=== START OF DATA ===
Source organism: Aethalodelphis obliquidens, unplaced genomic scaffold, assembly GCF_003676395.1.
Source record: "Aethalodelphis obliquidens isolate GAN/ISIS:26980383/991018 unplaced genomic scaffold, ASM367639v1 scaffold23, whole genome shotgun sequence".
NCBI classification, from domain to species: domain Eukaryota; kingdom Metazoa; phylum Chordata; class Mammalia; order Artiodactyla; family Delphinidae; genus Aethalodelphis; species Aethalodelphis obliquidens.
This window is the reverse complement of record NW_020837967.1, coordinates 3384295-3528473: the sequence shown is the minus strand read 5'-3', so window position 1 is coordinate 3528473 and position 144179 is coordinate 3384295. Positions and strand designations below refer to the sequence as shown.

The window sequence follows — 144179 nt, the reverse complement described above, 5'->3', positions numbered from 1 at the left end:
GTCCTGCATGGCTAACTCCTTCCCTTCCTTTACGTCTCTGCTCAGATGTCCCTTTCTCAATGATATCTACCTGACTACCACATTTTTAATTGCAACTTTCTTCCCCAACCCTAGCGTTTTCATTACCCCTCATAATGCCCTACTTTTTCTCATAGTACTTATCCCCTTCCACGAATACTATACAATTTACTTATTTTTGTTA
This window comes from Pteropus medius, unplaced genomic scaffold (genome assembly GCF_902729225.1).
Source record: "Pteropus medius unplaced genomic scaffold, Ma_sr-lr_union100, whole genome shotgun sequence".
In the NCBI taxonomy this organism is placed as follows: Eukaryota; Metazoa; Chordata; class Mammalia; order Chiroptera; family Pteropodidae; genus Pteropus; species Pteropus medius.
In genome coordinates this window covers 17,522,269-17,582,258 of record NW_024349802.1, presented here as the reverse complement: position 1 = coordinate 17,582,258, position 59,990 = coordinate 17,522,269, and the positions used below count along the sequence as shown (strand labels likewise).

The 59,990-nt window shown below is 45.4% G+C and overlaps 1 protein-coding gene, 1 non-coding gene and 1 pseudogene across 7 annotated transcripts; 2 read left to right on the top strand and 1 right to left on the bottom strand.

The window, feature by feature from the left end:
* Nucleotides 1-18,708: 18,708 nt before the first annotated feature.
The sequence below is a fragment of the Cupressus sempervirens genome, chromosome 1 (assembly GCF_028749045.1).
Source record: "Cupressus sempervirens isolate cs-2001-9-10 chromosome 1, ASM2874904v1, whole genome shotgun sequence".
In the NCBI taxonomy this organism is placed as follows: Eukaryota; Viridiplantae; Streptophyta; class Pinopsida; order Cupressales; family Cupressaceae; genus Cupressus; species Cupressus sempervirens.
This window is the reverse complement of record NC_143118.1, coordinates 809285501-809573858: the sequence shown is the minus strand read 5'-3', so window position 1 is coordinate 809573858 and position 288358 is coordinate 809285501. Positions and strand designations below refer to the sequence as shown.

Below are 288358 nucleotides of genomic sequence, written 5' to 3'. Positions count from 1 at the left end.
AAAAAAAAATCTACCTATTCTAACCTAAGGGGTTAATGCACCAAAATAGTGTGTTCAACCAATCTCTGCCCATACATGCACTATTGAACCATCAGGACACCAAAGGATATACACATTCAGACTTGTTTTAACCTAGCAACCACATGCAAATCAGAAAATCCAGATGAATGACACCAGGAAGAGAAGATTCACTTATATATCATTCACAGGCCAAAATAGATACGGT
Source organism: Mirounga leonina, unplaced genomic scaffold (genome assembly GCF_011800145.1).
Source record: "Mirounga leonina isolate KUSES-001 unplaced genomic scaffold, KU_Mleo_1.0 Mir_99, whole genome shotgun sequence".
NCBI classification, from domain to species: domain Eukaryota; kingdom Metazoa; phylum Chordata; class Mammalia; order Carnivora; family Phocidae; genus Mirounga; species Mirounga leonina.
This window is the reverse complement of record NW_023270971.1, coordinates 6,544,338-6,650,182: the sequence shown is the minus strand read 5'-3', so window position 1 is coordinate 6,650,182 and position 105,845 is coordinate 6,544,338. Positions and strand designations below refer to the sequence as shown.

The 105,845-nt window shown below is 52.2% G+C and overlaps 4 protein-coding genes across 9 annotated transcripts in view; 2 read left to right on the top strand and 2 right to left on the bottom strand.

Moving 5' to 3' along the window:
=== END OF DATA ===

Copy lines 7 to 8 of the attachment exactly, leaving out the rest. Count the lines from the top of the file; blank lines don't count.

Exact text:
This window comes from Pteropus medius, unplaced genomic scaffold (genome assembly GCF_902729225.1).
Source record: "Pteropus medius unplaced genomic scaffold, Ma_sr-lr_union100, whole genome shotgun sequence".